# Answers/Solutions: Giancoli Chapter 4

Q3: *Many* forces might be acting on the object, but their vector sum (i.e., **F**_{Net} = **F**_{i}) must be zero.

Q4: Of course. The important consideration is NOT whether v = 0 or not, but whether v is CHANGING. If it is not, then the net force must be zero.

Q5: If only a single force acts, then there would be no possibility of having F_{Net} = 0. So in this case, the acceleration could not be zero.

Q7: In order to walk forward, your feet must push backward on the log, accelerating it.

P6: The average acceleration required is <a> = v/t. We have v_{f} = 0 and (changing to SI units) v_{i} = 26.4 m/s. Thus <a> = - 3.30 m/s^{2}. Since the mass is 950 kg, the average force required is <F> = M<a> = 3134 Newtons,

P10: ASIDE: I will adopt Giancoli's notation, as seen in Equation 4-2 on page 90: F_{AB} will be the force ON object A exerted BY object B. Also: In *this problem* I will use U for the "upper box," L for the "lower box", and T for "Table." Also: Figure 4-31 on p. 104 is relevant here.

(a) In part (a) the upper box is not present (in spite of the Figure). There are two forces on the lower box: (1) an upward force F_{LT} (the force on the lower box exerted by the table) and (2) gravity, which exerts a downward force called the "weight," given by M_{L}g. Since the box is not accelerating vertically, these forces must balance, so

F_{LT} = M_{L}g = (20 kg)(9.8 m/s^{2}) = 196 Newtons.

(b) Now the upper box is added. There are now *three* forces on the lower box:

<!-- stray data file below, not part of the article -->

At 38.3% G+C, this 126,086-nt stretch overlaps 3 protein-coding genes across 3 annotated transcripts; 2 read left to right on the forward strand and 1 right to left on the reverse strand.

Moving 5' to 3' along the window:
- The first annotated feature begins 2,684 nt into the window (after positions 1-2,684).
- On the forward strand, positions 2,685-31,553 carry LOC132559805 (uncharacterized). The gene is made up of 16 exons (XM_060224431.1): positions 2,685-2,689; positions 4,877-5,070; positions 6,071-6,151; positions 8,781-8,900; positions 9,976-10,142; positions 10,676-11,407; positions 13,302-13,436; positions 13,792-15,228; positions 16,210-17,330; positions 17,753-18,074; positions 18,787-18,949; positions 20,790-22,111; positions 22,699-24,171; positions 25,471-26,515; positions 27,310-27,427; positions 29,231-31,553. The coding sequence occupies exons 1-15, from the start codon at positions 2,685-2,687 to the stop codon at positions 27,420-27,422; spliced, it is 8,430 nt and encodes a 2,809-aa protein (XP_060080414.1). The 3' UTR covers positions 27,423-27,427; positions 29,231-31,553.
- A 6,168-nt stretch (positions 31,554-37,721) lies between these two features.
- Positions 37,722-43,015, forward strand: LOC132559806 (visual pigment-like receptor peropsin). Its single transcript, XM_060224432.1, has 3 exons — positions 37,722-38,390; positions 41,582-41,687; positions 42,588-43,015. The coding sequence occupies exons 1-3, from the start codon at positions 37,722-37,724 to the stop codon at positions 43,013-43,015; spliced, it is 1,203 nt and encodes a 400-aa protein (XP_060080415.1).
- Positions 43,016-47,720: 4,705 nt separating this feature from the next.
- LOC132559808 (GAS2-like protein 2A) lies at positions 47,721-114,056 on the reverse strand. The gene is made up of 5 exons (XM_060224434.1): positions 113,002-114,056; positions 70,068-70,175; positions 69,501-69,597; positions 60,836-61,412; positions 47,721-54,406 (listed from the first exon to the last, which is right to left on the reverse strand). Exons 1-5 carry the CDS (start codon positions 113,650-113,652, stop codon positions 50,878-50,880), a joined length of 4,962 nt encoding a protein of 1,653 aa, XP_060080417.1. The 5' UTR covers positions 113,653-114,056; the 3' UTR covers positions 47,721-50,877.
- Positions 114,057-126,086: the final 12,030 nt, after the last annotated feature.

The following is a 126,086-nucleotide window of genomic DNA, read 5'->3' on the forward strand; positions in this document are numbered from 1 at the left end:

(1) M_{L}g = the weight, the downward force of the earth's gravity

(2) F_{LT} = an upward force exerted by the table

(3) F_{LU} = a downward force exerted by the upper box. Again, the forces must balance (we know this since the acceleration a_{L} = 0), so (calling upward positive):

F_{LT} - M_{L}g - F_{LU} = 0

We have two unknowns, (F_{LT} and F_{LU}) and only one equation, an embarrassing situation! But we can get a second equation by considering the forces on the *upper* box; there are two of these:(1) M_{U}g = the weight, the downward force of the earth's gravity and (2) F_{UL} = the upward force exerted by the lower box.and since, once again, the net force must be zero, we know that these must have equal magnitudes:

F_{UL} = M_{U}g = 98 Newtons

But we ALSO know (from the Third Law) that (ignoring direction) F_{UL} = F_{LU}. So, clearly, F_{LU} (which appears in the equation for the lower box) is also equal to M_{U}g. So our equation for the lower box becomes

F_{LT} - M_{L}g - M_{U}g = 0

which can easily be solved: F_{LT} = 294 Newtons.

P18: When the elevator (and scales and person) are accelerating, consider the forces on the person:

(1) his weight (downward force of earth's gravity) = Mg

(2) F_{N}, the upward force of the scales (which is the only object touching him)

The net force (call upward positive) must equal Ma, so we have:

F = F_{N} - Mg = Ma

We are given that F_{N} = (0.75)Mg, so

(0.75)Mg - Mg = Ma

which results in a = - g/4 = - 2.45 m/s^{2}

The negative sign indicates downward acceleration.

P27: Two things touch the box: (1) the table surface, which exerts an upward force F_{N}, and (2) the rope, which exerts an upward force F_{T}. Gravity (the weight) is a third force, Mg, downward. Since a = 0 the net force must be zero. We are given Mg = 77.0 N.

F_{Net} = F_{T} + F_{N} - Mg = 0

There are two unknowns (F_{N} and F_{T}), so we need a second equation. Consider the hanging mass m. There are just *two* forces here: (1) its weight mg downward and (2) the force of the rope upward. But the tension in the rope must be the *same* on the hanging mass as on the box. And since the hanging mass does not accelerate, F_{T} = mg. Therefore, for the box:

F_{Net} = mg + F_{N} - Mg = 0

or

F_{N} = Mg - mg

So (a) if mg = 30.0 Newtons, F_{N} = 77.0 - 30.0 = 47.0 Newtons and

(b) if mg = 60.0 Newtons, F_{N} = 17.0 Newtons

finally (c) if mg = 90 Newtons, our model gives F_{N} = - 13 Newtons. This means that the table would have to exert a *downward* force of 13 Newtons if (as we have assumed) a = 0. It might do this if it were velcro, or if the box were glued down. Otherwise, our model would fail: since the upward force of the rope is greater than the box's weight, it would lift from the table, in which case, F_{N} = 0.